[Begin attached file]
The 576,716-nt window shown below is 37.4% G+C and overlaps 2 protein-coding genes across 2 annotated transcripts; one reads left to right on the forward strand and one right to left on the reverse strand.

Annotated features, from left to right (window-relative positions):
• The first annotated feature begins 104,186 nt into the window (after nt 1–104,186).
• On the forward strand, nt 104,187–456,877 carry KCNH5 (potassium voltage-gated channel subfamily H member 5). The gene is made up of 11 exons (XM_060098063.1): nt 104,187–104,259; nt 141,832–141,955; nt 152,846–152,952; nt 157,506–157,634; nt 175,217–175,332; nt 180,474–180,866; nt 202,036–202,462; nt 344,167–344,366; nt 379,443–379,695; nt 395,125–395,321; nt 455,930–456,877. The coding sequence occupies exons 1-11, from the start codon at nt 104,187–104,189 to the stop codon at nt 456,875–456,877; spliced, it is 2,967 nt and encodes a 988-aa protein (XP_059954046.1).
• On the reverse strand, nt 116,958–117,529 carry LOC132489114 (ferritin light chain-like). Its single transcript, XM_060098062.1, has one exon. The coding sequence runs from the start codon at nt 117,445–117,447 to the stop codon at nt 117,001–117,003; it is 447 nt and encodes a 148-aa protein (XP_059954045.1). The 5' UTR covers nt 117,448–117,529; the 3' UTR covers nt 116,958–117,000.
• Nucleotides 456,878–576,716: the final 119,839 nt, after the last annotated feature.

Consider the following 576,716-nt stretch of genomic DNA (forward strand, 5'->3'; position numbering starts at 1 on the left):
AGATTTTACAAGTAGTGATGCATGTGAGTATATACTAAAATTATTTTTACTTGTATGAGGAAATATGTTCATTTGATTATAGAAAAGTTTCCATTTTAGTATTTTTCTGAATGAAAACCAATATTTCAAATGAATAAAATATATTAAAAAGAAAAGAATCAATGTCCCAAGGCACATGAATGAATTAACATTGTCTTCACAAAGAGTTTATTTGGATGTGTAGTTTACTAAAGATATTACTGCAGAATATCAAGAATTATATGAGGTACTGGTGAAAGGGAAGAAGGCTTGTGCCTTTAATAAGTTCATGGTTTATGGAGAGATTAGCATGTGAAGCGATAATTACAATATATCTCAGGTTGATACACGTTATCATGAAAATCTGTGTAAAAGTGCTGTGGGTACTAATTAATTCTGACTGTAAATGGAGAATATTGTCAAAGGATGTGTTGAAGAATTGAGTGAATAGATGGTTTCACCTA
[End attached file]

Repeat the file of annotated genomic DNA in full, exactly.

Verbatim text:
The 576,716-nt window shown below is 37.4% G+C and overlaps 2 protein-coding genes across 2 annotated transcripts; one reads left to right on the forward strand and one right to left on the reverse strand.

Annotated features, from left to right (window-relative positions):
• The first annotated feature begins 104,186 nt into the window (after nt 1–104,186).
• On the forward strand, nt 104,187–456,877 carry KCNH5 (potassium voltage-gated channel subfamily H member 5). The gene is made up of 11 exons (XM_060098063.1): nt 104,187–104,259; nt 141,832–141,955; nt 152,846–152,952; nt 157,506–157,634; nt 175,217–175,332; nt 180,474–180,866; nt 202,036–202,462; nt 344,167–344,366; nt 379,443–379,695; nt 395,125–395,321; nt 455,930–456,877. The coding sequence occupies exons 1-11, from the start codon at nt 104,187–104,189 to the stop codon at nt 456,875–456,877; spliced, it is 2,967 nt and encodes a 988-aa protein (XP_059954046.1).
• On the reverse strand, nt 116,958–117,529 carry LOC132489114 (ferritin light chain-like). Its single transcript, XM_060098062.1, has one exon. The coding sequence runs from the start codon at nt 117,445–117,447 to the stop codon at nt 117,001–117,003; it is 447 nt and encodes a 148-aa protein (XP_059954045.1). The 5' UTR covers nt 117,448–117,529; the 3' UTR covers nt 116,958–117,000.
• Nucleotides 456,878–576,716: the final 119,839 nt, after the last annotated feature.

Consider the following 576,716-nt stretch of genomic DNA (forward strand, 5'->3'; position numbering starts at 1 on the left):
AGATTTTACAAGTAGTGATGCATGTGAGTATATACTAAAATTATTTTTACTTGTATGAGGAAATATGTTCATTTGATTATAGAAAAGTTTCCATTTTAGTATTTTTCTGAATGAAAACCAATATTTCAAATGAATAAAATATATTAAAAAGAAAAGAATCAATGTCCCAAGGCACATGAATGAATTAACATTGTCTTCACAAAGAGTTTATTTGGATGTGTAGTTTACTAAAGATATTACTGCAGAATATCAAGAATTATATGAGGTACTGGTGAAAGGGAAGAAGGCTTGTGCCTTTAATAAGTTCATGGTTTATGGAGAGATTAGCATGTGAAGCGATAATTACAATATATCTCAGGTTGATACACGTTATCATGAAAATCTGTGTAAAAGTGCTGTGGGTACTAATTAATTCTGACTGTAAATGGAGAATATTGTCAAAGGATGTGTTGAAGAATTGAGTGAATAGATGGTTTCACCTA